The poet makes an ironical remark when he says:” the whole wide world which people say is round”. He whimsically suggests that it is in some sort of a way “speculation” when people say that the world is round and not flat. He may say this for two reasons. Not that he does have any doubt whether the world is in fact round, he doesn’t. The first reason may be that the narrator is on a pilgrimage through the ancient times of the Old Testament. That was a time when people did not know that the world is round. The Bible teaches that the earth is basically a sphere in shape; that there are pillars which undergird the world and which we conclude to be the crystalline rock corresponding to what we commonly call the mantle .It looks as if he steps, so to say, back from Modern Times into this ancient world of the Old Testamentary period, in a world where people thought the world was flat and to say that the world is round, was at that time just mere speculation.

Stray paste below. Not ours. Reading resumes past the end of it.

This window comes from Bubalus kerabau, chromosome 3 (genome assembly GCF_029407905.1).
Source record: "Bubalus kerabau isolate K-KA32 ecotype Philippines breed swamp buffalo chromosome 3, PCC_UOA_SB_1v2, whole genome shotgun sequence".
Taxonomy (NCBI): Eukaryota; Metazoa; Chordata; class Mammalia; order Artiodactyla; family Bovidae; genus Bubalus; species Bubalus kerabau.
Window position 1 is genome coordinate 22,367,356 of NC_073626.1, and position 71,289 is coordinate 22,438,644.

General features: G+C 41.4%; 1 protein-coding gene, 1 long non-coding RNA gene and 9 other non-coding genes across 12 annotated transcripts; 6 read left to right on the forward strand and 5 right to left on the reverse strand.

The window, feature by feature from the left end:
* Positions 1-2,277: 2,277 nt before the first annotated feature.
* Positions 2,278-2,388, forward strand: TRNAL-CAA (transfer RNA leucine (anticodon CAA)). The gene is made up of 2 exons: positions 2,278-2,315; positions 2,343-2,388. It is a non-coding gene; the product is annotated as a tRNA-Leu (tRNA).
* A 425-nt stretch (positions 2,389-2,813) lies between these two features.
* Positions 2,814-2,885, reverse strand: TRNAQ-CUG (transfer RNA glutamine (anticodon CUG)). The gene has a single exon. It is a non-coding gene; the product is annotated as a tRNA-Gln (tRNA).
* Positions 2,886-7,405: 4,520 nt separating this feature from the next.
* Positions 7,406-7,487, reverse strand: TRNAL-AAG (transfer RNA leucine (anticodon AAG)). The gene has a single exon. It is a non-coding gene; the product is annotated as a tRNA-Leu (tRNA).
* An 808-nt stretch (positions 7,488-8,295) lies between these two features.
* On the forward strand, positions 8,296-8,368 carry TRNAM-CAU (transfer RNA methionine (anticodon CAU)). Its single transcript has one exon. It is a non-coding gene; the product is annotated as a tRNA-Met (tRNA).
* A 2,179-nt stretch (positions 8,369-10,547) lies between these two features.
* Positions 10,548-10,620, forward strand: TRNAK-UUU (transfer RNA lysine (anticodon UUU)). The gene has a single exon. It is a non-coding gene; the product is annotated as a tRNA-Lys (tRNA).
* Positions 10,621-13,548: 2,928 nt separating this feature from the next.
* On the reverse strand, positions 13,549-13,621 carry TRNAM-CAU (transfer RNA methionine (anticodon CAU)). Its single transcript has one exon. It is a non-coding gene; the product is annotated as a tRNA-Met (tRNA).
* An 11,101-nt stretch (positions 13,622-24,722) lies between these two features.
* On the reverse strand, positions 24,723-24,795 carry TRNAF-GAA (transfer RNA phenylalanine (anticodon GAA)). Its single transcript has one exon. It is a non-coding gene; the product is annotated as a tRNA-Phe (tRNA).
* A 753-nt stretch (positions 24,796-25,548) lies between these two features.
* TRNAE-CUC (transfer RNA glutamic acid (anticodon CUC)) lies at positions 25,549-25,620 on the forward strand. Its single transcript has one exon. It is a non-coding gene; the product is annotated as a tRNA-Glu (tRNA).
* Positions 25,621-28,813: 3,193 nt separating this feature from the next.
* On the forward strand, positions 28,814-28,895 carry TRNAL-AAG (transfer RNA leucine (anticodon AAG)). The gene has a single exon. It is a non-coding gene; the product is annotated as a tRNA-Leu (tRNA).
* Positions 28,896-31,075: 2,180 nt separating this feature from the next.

The second reason is that he wants an end to all this unbridled speculation. You just can’t go on indefinitely opening up your mind to every conceivable point of view. Continuous, never ending speculation will never bring you certainty and peace but it “will tear your mind away from contemplation”. Dylan was inspired by Ovid’s Tristia, Book 5, Section 7, Line 66 - "tear my mind from the contemplation of my woes" Speculation is the mother of doubt but contemplation, the continuous attention of the mind to a subject, will lead you to God, as Milton once said: “In contemplation of created things, by steps we may ascend to God”. Once you have given up contemplation in favor of speculation,” they will jump on your misfortune when you're down”. The narrator wants to make it clear that there are evil powers working in this world- “the devil is in the alley”-. These powers do their utmost to make you lose yourself in endless speculation; these powers hate contemplation so they do their best to tear you away from contemplation into speculation. Once they have succeeded “they will jump on your misfortune when you're down”. Dylan was here inspired by Ovid’s Tristia 5.8.3-5 who has: “Why jump / on misfortunes that you may well suffer yourself? / I’m down”. In the Bible we read of that in the book of Job. Job was hit hard by the hand of God. When Job thought he had lost everything he found out that he could always lose a little more. Job’s friends blamed Job himself for his utter misery. In their eyes Job must have done some very evil things to end up in a state like this. But later on in the book, it appeared that the conclusions of Job’s friends were highly speculative. It is true, those so-called friends – who looked Job squarely in the eye - succeeded in tearing Job’s mind away from contemplation, into speculation as to why all those bad things happened to him. In Job 30:14 we hear Job saying “They come at me from all directions, they jump on me when I’m down”. (New Living Translation 2007).